Now, I’ll let you in on a little secret: I don’t care. To me, they’re simply excuses; reasons to succumb to your fears. Ignore me at your own peril. Every day that goes by when you refuse to meet with me is a day I will wreak havoc on your life. I care not about your sickness and your busy schedule. I exist only to be satisfied by your offering. Curse me or bless me. But remember that you created me.

The white canvas, the blank journal page, the blinking cursor on your computer screen, the potter’s wheel, the unfinished song which sits quietly beside your guitar or piano, and countless other places. Where will I be?

Don’t indulge yourself with the illusion that you don’t know where to find me. You know where I’ll be. And I’ll meet you there.

Relentlessly yours,

Your Muse

“There is the true joy in life, the being used for a purpose recognized by yourself as a mighty one; the being thoroughly worn out before you are thrown on the scrap heap; the being a force of nature instead of a feverish selfish little clod of ailments and grievances complaining that the world will not devote itself to making you happy.”

~George Bernard Shaw

An Open Letter

I just finished the book The War of Art by Steven Pressfield. It’s about overcoming and avoiding the roadblocks we face in any creative endeavor.

Inspired by what I read in this book, I posted an open letter over at Brian C. Russell’s place today. You should check it out. It just might have been written to you.

Finding your Muse

Excerpt from Duma Key by Stephen King:

How to Draw a Picture (Part 5)

Don’t be afraid to experiment; find your muse and let her lead you. As her talent grew stronger, Elizabeth’s muse became Noveen, the marvelous talking doll. Or so she thought. And by the time she discovered here mistake — by the time Noveen’s voice changed — it was too late. But at first it must have been wonderful. Finding one’s muse always is.

Must your muse be a person? Well, it certainly can be, but it doesn’t have to be.

Your muse can be the questions you need answered or pain you want to make sense of. It can be the parts of your life you’ve just glanced over but never really delved into. Your children’s future can be your muse; your own peace of mind.

In short, your muse is what inspires you to create when you’re not feeling particularly creative; to work when you’d rather sleep, to promote yourself when you’d rather just find a quiet place to hide away from the world.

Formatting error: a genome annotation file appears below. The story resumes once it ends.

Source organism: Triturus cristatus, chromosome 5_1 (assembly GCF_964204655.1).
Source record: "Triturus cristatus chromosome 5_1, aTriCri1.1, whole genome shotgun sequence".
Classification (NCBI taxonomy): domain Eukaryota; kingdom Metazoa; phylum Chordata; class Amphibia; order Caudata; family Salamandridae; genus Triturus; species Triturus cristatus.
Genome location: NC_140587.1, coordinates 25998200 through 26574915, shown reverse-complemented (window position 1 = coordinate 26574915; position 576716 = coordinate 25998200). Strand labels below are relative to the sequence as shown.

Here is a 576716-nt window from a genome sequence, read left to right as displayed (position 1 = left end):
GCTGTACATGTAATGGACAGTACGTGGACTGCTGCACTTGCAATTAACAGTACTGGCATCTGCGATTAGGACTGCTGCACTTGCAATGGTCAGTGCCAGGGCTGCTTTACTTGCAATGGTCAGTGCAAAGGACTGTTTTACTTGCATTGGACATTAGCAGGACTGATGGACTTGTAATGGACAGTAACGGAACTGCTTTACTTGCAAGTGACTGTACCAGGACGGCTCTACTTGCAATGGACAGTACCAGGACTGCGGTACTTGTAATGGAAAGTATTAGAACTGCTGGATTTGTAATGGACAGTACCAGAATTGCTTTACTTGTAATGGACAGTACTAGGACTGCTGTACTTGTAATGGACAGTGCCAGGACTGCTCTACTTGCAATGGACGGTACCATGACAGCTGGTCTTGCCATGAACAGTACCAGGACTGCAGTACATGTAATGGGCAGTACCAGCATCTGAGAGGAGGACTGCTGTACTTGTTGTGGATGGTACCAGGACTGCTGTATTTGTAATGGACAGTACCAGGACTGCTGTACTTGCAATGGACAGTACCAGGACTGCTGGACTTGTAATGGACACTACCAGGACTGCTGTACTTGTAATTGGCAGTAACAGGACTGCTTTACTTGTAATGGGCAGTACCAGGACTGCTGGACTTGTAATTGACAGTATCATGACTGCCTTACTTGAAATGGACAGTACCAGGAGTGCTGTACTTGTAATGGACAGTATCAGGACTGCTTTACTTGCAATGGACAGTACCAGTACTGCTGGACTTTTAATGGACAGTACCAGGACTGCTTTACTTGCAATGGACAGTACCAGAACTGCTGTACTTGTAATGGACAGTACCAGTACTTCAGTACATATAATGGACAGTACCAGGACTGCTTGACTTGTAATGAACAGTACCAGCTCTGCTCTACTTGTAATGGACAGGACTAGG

So, what drives me to create? Different things in different circumstances. But if I’m being honest (and I usually am), what drives me is the something my dad told me over and over as a child. Before I get into this, I need to tell you that my dad and I have a very good relationship now, and I don’t hold any ill will towards him. Forgiveness is a gift you give yourself. But I digress…

His philosophy was anything worth doing is worth doing well. Which I believe is a true and noble directive. His paraphrasing of that expression is what has caused me to struggle with overcoming some obstacles, the biggest of which was self doubt. I still struggle with that. I think we all do to a certain extent. So, what were my dad’s exact words? These:

“If you going to do something half-ass, don’t do it at all!”

Adults often make the mistake of assuming children think the way they do. When I heard that statement, my first thought was, “Okay. I won’t do it at all.” So things that were difficult for me I simply avoided. I convinced myself that I wasn’t really good at anything. But God knew better. I suppose I’m a bit of a later bloomer. I didn’t really know what I was good at creatively until my thirties. I spent a whole lot of years simply existing, not living. But somewhere along the line a passion for art in many forms was ignited. It’s scary, and difficult at times, but living is so much more fulfilling than existing, don’t you think?

So…find your muse yet?